Supernatural names aside, the actual formation of Devil’s Den Florida is from a geomorphic event called a karst window. At one point, the carbonate bedrock that formed the roof over the Devil’s Den dissolved into a sinkhole and revealed the subterranean river.
The depths of the spring water within the cave system can change dramatically. For instance, Summer 2018 brought record-level rainfall to the Georgia Florida Aquifer. Because of that, the water level in the Devil’s Den Prehistoric Spring is eight to 10 feet higher than normal. These levels, which don’t allow for snorkelers to stand on any surface without being submerged in water, can be dangerous for beginners.
5. More to See in the Devil’s Den Neighborhood
On its most popular days, the wait to wet your feet in the Devil’s Den can take hours. If you’re stuck waiting for your turn, take the opportunity to revel in Florida’s nearby verdure. And don’t worry about losing your turn at Devils’s Den Florida, you should receive a call on your cell phone when it’s your group’s turn to snorkel.
The Cedar Lakes Woods and Gardens is a lime rock quarry transformed into a botanical garden, and sits adjacent to a 54-acre wildlife reservation. If you visit, keep a lookout for the famed 100-pound blue catfish named Big Ben.
If the Devil’s Den gave you the scuba-diving bug, the Blue Grotto isn’t too far away and also allows for year-round diving for certified divers, in depths up to 100 feet.
Campers Reviews on The Devil’s Den, Florida
The Dyrt is provided quality campground photos and reviews for locations all over the USA. Here’s what our campers have to say about their stay at The Devil’s Den Spring.
Theresa K Says that Devil’s Den is Quiet and Affordable
“The campsite was quiet- only three campers including myself. Camping rates are low so if you need a place to stop at try here. They offer veterans and military discount you can rent gear and buy a few things like snacks defog for your mask and a couple other essential items. The showers are very hot I stayed in a bit past my timeline up a public facility use. Campsite was decent has portable toilet water spicket and electrical at campsite.” -The Dyrt Camper Theresa K.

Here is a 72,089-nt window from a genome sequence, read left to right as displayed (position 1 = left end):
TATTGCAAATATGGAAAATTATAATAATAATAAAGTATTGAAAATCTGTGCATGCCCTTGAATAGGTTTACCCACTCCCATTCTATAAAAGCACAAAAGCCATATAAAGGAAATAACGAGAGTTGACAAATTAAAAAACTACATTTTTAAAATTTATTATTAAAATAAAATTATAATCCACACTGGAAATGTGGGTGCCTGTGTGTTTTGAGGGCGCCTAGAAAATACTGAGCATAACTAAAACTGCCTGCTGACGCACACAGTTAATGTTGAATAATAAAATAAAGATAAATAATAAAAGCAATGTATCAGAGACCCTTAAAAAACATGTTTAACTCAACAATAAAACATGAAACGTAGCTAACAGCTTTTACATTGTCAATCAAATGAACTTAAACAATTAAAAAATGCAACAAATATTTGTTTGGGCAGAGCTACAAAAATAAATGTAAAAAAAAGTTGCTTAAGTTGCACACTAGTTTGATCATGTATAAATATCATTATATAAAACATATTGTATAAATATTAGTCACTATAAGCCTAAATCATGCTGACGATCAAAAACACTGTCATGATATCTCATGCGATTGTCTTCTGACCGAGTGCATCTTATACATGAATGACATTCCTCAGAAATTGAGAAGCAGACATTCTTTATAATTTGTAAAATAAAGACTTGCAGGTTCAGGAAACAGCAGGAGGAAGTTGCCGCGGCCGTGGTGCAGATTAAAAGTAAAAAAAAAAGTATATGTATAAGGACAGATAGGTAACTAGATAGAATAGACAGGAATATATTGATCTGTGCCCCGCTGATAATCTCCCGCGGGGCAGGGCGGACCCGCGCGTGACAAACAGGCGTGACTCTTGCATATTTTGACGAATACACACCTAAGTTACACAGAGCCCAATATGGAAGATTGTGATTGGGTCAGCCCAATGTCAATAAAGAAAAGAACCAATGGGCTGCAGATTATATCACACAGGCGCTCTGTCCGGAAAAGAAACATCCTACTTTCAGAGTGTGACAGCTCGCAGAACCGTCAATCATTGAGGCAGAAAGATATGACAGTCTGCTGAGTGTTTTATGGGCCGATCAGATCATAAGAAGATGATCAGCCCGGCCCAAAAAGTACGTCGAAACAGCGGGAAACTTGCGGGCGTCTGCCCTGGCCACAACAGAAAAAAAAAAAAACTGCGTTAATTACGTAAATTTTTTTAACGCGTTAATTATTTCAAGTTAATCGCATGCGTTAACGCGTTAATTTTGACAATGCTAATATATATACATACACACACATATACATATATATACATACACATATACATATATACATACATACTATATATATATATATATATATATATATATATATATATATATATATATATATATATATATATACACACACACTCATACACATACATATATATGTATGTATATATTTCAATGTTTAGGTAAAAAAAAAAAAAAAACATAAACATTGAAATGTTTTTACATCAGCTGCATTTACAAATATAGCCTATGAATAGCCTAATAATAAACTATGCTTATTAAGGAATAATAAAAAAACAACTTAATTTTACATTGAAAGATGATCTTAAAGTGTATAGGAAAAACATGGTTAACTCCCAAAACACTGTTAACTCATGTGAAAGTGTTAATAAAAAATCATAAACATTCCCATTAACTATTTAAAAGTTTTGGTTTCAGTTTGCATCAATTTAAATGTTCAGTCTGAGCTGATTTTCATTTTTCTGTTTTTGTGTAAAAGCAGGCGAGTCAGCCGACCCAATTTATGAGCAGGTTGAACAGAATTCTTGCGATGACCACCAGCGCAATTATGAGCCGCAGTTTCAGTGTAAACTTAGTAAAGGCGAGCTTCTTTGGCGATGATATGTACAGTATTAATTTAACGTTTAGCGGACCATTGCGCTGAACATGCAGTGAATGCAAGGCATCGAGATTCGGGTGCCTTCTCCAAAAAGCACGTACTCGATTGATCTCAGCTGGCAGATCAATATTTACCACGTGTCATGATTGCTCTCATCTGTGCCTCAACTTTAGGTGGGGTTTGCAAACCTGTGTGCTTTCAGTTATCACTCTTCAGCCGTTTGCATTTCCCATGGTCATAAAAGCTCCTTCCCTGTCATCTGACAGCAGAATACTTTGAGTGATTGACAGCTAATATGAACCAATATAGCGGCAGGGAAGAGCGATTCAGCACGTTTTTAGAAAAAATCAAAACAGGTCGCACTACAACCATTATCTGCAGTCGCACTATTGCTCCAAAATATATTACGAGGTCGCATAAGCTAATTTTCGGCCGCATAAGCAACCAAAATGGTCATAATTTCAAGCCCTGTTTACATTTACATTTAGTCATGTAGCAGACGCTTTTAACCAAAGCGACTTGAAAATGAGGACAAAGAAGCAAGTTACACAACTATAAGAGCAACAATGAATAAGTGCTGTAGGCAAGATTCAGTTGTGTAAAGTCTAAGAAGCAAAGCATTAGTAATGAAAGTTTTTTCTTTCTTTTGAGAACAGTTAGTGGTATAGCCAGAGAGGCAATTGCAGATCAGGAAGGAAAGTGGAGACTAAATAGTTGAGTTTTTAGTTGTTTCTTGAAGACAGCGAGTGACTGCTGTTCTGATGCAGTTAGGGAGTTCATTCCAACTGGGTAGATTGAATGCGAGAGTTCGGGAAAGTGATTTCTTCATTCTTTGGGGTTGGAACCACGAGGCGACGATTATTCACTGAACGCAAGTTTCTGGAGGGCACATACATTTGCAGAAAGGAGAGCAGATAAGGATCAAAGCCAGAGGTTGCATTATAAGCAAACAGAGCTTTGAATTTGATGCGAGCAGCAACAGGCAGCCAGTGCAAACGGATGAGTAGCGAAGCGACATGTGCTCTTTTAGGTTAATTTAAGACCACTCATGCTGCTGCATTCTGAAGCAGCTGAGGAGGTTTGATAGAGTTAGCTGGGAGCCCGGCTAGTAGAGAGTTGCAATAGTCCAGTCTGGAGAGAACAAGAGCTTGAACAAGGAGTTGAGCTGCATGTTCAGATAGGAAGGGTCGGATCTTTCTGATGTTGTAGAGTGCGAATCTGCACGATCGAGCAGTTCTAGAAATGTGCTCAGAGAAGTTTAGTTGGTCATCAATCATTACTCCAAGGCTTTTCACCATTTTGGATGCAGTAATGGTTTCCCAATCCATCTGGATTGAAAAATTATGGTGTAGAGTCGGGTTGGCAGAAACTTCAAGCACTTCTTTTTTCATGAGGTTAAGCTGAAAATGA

Laura H. Recommends Staying Somewhere Else if Possible
“The campground has cabins, RV hookups and tent sites. It’s nothing to write home about. It was just convenient to be close to the springs since it’s a decent drive from any other major city in Florida. The springs themselves are quite cold so in the end we didn’t spend that much time swimming – we probably could have driven back home and not camped after all. The Devil’s Den itself is very neat to see, definitely worth going to at least once to snorkel or scuba dive. But if you can drive back to wherever you’re staying, I would!” – The Dyrt camper Laura H.
Jeanene A. Thinks the Devil’s Den is the Most Unique Camping in Florida
“Beautiful grounds. Separate tent and RV camping. beautiful cabins and pool. But the highlight of camping here is being able to explore Devils Den while snorkeling and or diving. There is a full dive shop on site with equipment rentals. Nice picnic areas and community fire pit. Neighboring experiences include botanical garden and horseback riding – 5 min from major retailer to restock supplies. Bathrooms are not the best but they are clean. Staff is very friendly! No pets outside of RV area – strictly enforced!” -The Dyrt camper Jeanene A.
Ancient Experiences Await You in the Devils Den, Florida
From it’s seemingly endless depths to the rich prehistoric fossils and formations, Devil’s Den Florida is well worth the visit for anyone seeking an otherworldly adventure. Take the time to scuba or snorkel Devil’s Den prehistoric spring, and to admire the sheer wonder of the ancient geological features. Devil’s Den Spring camping is accessible and affordable, which makes this a perfect place for anyone camping in Florida. Take a trip out to Florida and give yourself the joy that can only come from this quirky and unique travel destination.